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The Torch Magazine.  The Journal and Magazine of the
International Association of Torch Clubs
for 95 Years

A Peer-Reviewed,

ISSN  Print 0040-9440
ISSN Online 2330-9261

  Winter 2020
Volume 93, Issue


I dwell on this prospect with every satisfaction which an ardent love for my Country can inspire: since there is no truth more thoroughly established, than that there exists in the economy and course of nature, an indissoluble union between virtue and happiness, between duty and advantage, between the genuine maxims of an honest and magnanimous policy, and the solid rewards of public prosperity and felicity: Since we ought to be no less persuaded that the propitious smiles of Heaven, can never be expected on a nation that disregards the eternal rules of order and right, which Heaven itself has ordained: And since the preservation of the sacred fire of liberty, and the destiny of the Republican model of Government, are justly considered as deeply, perhaps as finally staked, on the experiment entrusted to the hands of the American people.
- George Washington, First Inaugural Address, 1789

   Articles for the Spring 2020 Issue
  1. The Life and Death of a Make-Believe White Man
    by Timothy G. Anderson
      The ways in which native Americans interacted with white people are explored uisng Joseph La Flesche as an example.  Joseph became the Omaha chief after the death of Big Elk. He advocated a fusion of the white and Omaha worlds.  He and his brothers and sisters all retired to the reservation, reinforcing traditional ties to the Omaha.  A pdf file for this article is available here.
  2. The Perils of Political Logi9c and Rhetoric for American Democracy
    by Roland F. Moy
      The past ten years have exhibited patterns of political tactics and opposition that may logically imply a downward spiral of practice that will undercut the unwritten norms that historically have confined American democratic competition within manageable limits.  As the same time, we have seen the standards for rhetorical output stretch to new extremes, in a manner that does not bode well for constitutional stability.  The implications of these political trends are discussed.  A pdf file of this article is available here.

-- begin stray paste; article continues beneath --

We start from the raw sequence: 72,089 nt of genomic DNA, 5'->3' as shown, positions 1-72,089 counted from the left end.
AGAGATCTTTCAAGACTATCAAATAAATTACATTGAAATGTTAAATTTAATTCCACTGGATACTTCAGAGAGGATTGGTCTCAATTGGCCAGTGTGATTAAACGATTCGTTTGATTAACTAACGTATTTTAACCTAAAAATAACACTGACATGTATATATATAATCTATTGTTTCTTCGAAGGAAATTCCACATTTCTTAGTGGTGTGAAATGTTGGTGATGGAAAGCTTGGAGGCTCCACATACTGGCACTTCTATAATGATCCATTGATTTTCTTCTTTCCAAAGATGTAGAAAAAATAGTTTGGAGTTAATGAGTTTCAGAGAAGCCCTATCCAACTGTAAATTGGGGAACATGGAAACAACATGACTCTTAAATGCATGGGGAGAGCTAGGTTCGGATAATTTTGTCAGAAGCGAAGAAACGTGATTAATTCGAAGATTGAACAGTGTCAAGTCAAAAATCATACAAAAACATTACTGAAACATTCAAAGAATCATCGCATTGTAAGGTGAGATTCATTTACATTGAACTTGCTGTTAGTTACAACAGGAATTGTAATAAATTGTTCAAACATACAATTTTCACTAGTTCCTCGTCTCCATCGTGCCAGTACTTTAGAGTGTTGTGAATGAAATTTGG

3. Charles Darwin: The Beagle Years (1831-36)
    by Harry Wistrand
      This article describes not only Darwin's growing scientific fame from sailing around the world on the Beagle, but also his personal life aboard the ship.  He was a gentle fellow who fit in well with all those on board.  A pdf file of of this article is available here.
  4. The Rescue of the Bulgarian Jews
    by Patrick Kofalt
      The authorities in Bulgaria resisted Hitler's final solution with much more success than is generally thought.  How this happened is discussed.  Hitler was aware of those who defied his orders, but chose to ignore the issue.  A pdf file of this article is available here.
  5. Telescopng Telomeres
    by Mary Ann F. Kirkpatrick
      The telomeres are tiny protective caps at the end of our 46 chromosomes.  During cell division they ensure the genetic information parent cells is accurately pased on and that chromosomes do not fuse with each other to form mutations.  The effect of telomeres on aging and cancer are explored.  A pdf file of this article is available here.
  6. Are We There Yet?
    by Martha Gadberry
      The founding fathers of the American nation explored many issues of social policy.  To give one example, Madison wrote:  During almost fifteen centuries has the legal establishment of Christianity been on trial. What have been its fruits? More or less in all places, pride and indolence in the Clergy, ignorance and servility in the laity, in both, superstition, bigotry and persecution. Enquire of the Teachers of Christianity for the ages in which it appeared in its greatest lustre; those of every sect, point to the ages prior to its incorporation with Civil policy. Issues like the quote from Madison are explored in depth in this article.  A pdf file of this article is available here.
  7. Minstrel, Oh Minstrel, Sing Me a Cause
    by Seymour Raiz 
      The interesting history of singer Pete Seeger is discussed in detail, including his political troubles with the House Un-American Activities Committee and his conviction of contempt of Congress.  Though it all, Seeger continued on.  He toured over 30 countries and finally joined the civil rights struggle.  Note: this article is a reprint from 1993, a new feature of The Torch Magazine to bring to current readers important articles from the past.  A pdf file of this article is available here.

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